French leaders are openly plotting to peel off large chunks of the City’s financial industry as soon as Britain leaves the EU. This might prove much tougher than they imagine.
The plans conflict with far more important economic and strategic objectives of the EU, and some of the stated intentions violate existing EU law.
France is rolling out the red carpet for putative refugees from Canary Wharf, hoping to capture the lion’s share of the estimated €600bn to €1 trillion market for clearing in euro-denominated transactions. Some German officials are also eyeing the City, but more discreetly.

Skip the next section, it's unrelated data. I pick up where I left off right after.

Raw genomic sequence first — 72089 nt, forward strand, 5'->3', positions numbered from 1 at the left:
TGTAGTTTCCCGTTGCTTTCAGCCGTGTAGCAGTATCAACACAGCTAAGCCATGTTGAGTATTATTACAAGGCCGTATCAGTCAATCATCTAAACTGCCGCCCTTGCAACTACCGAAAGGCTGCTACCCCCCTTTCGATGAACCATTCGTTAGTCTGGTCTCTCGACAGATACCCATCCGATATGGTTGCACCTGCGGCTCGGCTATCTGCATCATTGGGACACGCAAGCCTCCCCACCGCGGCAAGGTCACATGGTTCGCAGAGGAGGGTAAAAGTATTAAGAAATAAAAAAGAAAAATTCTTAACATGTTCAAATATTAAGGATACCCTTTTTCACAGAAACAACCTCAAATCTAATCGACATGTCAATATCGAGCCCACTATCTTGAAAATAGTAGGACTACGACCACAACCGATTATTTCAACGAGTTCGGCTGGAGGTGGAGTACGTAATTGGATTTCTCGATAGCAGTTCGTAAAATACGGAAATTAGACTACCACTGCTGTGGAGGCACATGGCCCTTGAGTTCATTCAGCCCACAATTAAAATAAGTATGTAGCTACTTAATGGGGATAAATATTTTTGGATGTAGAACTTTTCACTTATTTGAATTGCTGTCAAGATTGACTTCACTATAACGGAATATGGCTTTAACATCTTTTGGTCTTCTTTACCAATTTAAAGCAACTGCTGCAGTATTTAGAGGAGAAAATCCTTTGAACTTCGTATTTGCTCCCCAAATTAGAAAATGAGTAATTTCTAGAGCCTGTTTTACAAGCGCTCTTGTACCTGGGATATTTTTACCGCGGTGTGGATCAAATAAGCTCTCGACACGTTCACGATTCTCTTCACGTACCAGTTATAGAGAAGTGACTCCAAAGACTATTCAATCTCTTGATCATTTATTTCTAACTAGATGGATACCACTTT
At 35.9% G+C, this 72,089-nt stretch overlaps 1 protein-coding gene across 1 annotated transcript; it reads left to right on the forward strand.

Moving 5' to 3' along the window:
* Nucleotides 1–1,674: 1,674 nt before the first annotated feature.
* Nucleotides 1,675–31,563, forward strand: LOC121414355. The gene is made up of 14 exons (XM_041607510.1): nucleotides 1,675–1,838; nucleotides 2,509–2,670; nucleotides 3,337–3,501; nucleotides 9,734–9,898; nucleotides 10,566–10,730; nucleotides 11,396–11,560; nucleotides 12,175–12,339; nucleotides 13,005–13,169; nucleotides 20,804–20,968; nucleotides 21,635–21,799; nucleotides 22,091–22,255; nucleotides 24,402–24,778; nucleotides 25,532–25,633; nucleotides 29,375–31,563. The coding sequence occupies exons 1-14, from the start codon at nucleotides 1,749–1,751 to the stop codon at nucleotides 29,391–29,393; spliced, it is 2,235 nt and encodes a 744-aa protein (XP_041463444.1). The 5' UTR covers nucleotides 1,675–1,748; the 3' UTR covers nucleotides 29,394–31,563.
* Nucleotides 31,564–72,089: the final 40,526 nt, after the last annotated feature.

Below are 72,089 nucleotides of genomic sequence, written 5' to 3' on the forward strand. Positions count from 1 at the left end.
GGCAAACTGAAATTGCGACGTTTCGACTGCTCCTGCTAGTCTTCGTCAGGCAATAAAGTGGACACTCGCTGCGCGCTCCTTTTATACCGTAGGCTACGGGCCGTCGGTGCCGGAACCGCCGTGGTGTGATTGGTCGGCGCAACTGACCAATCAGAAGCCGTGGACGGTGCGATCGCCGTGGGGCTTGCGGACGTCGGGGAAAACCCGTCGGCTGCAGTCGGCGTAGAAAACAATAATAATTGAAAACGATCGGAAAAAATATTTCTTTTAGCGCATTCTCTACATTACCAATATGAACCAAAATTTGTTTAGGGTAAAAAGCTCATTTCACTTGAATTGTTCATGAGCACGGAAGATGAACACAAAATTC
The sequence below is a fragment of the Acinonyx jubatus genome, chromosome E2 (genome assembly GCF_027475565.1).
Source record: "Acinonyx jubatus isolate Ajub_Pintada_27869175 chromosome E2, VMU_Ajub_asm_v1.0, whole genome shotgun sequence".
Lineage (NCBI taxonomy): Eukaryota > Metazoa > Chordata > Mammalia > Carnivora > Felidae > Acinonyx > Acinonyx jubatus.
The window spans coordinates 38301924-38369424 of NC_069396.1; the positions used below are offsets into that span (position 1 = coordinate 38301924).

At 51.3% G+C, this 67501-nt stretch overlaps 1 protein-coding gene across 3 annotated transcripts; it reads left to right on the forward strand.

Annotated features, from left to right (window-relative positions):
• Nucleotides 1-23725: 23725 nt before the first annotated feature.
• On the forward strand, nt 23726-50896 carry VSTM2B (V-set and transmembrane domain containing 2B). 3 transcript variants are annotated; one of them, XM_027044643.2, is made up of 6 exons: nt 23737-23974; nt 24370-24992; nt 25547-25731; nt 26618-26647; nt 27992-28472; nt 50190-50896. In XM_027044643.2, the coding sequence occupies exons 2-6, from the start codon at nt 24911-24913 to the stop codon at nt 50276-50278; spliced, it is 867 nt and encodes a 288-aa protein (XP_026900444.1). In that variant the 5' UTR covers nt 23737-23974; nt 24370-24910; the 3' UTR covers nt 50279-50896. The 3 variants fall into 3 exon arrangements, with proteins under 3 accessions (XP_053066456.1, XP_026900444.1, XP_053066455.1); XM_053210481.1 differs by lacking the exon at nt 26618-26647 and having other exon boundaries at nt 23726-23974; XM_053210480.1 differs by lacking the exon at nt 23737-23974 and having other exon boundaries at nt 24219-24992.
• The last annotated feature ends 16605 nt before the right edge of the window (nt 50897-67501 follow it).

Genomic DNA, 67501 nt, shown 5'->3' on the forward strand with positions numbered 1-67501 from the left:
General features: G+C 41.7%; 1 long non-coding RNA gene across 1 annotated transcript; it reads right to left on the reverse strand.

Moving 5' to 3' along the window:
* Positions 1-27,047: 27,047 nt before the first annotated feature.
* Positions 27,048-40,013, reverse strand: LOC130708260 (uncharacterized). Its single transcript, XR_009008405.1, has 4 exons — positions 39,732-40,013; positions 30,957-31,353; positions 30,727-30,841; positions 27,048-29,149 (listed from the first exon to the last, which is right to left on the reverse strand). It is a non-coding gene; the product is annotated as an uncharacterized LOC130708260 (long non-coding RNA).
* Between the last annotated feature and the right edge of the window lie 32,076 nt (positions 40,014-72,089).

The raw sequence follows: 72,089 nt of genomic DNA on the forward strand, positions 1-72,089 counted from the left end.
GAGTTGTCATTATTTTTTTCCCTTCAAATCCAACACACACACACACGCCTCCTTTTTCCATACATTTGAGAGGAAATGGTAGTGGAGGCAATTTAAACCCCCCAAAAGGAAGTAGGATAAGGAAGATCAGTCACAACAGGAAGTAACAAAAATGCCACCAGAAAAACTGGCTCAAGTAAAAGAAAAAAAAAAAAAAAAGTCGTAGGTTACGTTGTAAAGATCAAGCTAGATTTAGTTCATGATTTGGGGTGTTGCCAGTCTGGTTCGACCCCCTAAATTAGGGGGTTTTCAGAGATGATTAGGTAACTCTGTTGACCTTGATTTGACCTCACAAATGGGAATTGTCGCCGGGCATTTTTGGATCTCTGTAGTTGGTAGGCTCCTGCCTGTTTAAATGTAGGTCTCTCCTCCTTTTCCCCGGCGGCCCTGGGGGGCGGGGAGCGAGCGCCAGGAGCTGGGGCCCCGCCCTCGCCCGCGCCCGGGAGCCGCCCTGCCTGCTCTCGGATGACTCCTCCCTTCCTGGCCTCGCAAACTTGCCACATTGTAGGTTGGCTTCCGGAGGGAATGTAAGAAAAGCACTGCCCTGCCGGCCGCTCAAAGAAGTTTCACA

“There is a power play going on. It is very clear France and Germany will do everything they can to damage the City and get the business for themselves,” said Professor Athanasios Orphanides, a former member of the European Central Bank’s governing council.
“But I don’t think anybody can kill the City that easily. The EU itself is so messed up right now and the eurozone is so fragile that any shock could tip them over the edge, and when it happens it is going to be non-linear,” he said.